Sweden didn't have a standing army (until last year) but all men between 16-47 were conscripted and did a year in the military services. In the sixties we had 950 000 people in the Armed Forces out of a population of 8 million.

    During the war we weren't really neutral. We transported german troops on our railroads and flew steel ball bearings by Mosquitoes to England, I guess we played both sides just to survive.
     
  6. Ryden

    Ryden Member

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    When I did my tour we were told that accuracy were everything, you were supposed to hit the bullseye on 300m or keep trying while the rest of the platoon did pushups until you made it. No pressure, right?

    Now it's more like "poke as many hole as you can in different places as fast as you can" no real need for accuracy as long as you hit something. It's going to take a while to adjust.

    Speaking of ballistics, I got my gramps weapons handbook from 1912 in front of me and it starts of with this:

    Chapter 1
    The projectiles trajectory in empty space
    - The free fall movement

    And then it goes on to explain aerodynamic drag and retardation and the vertical projection of the projectile.
    Makes me feel like I've been exposed to some retardation myself
     
  7. 4v50 Gary

    4v50 Gary Moderator Staff Member

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    Lucky you to have a G-3 to play with.
     
  8. Ryden

    Ryden Member

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    :D:evil::D:evil::D:neener::neener::neener:

    Going full auto is a BLAST!
     
  9. mortablunt

    mortablunt Member

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    Damn, you are good and lucky.
     
  10. henschman

    henschman Member

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    haha, I have shot a G3KA4 on full auto... the first time I cut loose with it, the first round went in the target, and the rest went up in the sky! You have to lean into it, that's for sure.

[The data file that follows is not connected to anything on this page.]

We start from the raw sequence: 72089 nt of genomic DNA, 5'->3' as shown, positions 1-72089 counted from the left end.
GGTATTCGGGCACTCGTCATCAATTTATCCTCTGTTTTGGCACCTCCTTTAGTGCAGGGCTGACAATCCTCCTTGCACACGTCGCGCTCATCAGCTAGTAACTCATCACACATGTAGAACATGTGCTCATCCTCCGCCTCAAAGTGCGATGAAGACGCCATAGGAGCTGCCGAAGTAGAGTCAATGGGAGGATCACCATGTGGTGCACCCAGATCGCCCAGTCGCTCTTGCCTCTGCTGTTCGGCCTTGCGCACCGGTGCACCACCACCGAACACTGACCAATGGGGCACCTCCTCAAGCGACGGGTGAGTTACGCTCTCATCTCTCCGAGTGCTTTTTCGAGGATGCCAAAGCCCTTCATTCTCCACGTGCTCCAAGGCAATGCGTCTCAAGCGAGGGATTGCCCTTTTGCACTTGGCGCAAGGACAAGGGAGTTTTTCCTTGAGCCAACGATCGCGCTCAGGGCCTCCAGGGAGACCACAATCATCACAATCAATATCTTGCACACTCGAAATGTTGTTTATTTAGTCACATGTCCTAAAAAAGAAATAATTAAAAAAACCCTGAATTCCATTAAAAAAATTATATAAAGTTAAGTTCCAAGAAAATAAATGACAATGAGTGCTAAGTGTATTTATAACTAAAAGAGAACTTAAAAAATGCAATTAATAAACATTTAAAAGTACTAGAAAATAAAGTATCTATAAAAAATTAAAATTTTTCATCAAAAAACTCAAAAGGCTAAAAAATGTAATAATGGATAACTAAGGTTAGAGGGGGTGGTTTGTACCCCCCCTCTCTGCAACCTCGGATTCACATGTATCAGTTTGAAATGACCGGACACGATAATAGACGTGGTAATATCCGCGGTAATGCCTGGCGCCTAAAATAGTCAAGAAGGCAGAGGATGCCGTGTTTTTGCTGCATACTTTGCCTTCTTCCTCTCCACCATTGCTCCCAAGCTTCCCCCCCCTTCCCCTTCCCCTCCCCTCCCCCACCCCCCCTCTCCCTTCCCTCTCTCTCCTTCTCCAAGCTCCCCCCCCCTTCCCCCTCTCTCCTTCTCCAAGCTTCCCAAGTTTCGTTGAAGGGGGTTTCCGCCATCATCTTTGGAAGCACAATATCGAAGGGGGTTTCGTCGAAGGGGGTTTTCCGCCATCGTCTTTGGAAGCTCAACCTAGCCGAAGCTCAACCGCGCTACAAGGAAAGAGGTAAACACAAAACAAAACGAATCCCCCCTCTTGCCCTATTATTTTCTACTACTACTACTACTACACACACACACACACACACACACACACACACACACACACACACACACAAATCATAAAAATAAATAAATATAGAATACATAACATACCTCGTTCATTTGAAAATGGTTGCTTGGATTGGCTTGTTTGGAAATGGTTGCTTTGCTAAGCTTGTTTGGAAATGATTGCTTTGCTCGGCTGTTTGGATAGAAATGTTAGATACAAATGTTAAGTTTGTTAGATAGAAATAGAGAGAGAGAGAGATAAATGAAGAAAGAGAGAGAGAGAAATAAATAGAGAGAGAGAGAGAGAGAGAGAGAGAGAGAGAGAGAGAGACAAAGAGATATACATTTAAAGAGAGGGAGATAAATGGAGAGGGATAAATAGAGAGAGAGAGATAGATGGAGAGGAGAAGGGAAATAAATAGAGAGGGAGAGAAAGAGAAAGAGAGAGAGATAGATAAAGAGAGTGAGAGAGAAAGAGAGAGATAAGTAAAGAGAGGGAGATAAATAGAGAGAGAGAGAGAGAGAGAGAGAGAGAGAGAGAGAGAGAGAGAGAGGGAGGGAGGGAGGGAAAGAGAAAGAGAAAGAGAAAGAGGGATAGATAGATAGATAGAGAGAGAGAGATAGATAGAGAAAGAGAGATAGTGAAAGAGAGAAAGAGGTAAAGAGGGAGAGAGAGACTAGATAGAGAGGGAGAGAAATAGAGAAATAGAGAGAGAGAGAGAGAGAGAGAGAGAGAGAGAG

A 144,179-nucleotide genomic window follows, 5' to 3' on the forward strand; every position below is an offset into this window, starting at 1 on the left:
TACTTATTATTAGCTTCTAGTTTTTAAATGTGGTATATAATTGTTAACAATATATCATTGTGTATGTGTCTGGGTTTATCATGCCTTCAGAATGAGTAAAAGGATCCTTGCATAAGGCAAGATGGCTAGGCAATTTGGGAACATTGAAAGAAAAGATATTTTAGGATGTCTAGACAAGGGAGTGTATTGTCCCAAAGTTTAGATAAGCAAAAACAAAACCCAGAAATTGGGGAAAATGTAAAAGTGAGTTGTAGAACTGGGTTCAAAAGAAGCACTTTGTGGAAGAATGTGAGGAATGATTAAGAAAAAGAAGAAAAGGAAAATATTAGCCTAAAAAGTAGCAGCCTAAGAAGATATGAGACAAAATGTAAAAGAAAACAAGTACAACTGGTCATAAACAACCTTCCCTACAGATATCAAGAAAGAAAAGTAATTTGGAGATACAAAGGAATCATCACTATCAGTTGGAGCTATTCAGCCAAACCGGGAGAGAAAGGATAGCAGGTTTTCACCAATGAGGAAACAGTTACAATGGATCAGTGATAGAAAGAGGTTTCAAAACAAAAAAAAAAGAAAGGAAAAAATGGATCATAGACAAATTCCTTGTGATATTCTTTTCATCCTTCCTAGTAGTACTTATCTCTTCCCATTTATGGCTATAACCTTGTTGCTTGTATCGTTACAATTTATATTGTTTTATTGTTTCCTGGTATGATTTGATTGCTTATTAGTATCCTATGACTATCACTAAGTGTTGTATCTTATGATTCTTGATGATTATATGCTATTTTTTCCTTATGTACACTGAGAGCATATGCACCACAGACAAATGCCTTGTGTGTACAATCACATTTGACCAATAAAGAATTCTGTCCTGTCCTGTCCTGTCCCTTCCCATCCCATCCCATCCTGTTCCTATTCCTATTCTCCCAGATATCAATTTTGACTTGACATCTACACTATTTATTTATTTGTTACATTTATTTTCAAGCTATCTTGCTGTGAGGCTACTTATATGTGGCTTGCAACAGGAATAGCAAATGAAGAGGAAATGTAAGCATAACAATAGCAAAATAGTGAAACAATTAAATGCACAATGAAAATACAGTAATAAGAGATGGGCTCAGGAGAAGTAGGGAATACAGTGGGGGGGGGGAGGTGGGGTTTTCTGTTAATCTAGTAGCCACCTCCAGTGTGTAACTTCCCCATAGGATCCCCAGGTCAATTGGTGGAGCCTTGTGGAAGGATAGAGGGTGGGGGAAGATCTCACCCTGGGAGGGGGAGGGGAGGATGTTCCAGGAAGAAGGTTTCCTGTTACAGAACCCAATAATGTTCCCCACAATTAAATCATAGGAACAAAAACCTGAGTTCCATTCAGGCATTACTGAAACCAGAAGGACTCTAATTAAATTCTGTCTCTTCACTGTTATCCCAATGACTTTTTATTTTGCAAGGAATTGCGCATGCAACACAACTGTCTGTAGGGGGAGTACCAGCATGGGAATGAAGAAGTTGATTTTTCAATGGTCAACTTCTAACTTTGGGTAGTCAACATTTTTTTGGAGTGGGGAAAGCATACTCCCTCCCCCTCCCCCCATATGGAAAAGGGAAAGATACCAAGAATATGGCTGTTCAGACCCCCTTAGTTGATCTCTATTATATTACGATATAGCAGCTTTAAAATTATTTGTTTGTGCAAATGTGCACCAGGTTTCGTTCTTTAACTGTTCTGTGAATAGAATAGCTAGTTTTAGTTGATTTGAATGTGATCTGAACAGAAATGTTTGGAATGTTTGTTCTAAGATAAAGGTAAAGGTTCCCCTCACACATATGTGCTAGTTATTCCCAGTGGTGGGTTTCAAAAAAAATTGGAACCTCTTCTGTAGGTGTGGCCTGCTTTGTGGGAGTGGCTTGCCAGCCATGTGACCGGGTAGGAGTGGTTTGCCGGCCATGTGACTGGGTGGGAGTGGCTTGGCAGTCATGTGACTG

What kind of optic is that on the rifle? A red dot of some kind?
     
  11. Ryden

    Ryden Member

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    Oh yeah, it climbs like a mountain goat!
    It takes some getting used to.

    The sight is a Aimpoint red dot,couldn't find in on Aimpoints home page so I guess its specially made for the Crown.
    The modernized version of the rifle, AK4B, has the fixed sights milled away and a Piccatinny rail welded on. There are emergency sights on top of the Aimpoint (a sight radius if 4"[​IMG]).
    I'd have liked it a whole lot better if they'd kept the old peep sights in case the optics goes on the fritz, they were good sights, but then I guess they'd have to train the recruits on those as well...
    A red dot sight is so much easier to use for a beginner.
     
    Last edited: Mar 7, 2012
  12. ultradoc

    ultradoc Member

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    Way to go 'old timmer'. haha
     
  13. robb01

    robb01 Member

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    Very nice

    [​IMG]
     
  14. bannockburn

    bannockburn Member

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    Ryden

    Very cool! Thanks for the informative posts about your recent military service in Sweden. It's always interesting to hear about others experiences in different countries.
     
  15. Ryden

    Ryden Member

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    Thanks guys! :D
    Some further info on the red dot sight.
    It's an Aimpont CS, specially made for the Swedish Armed Forces. It wasn't even available to other Mil customers so it's unique.
    Midland apparently bought the surplus.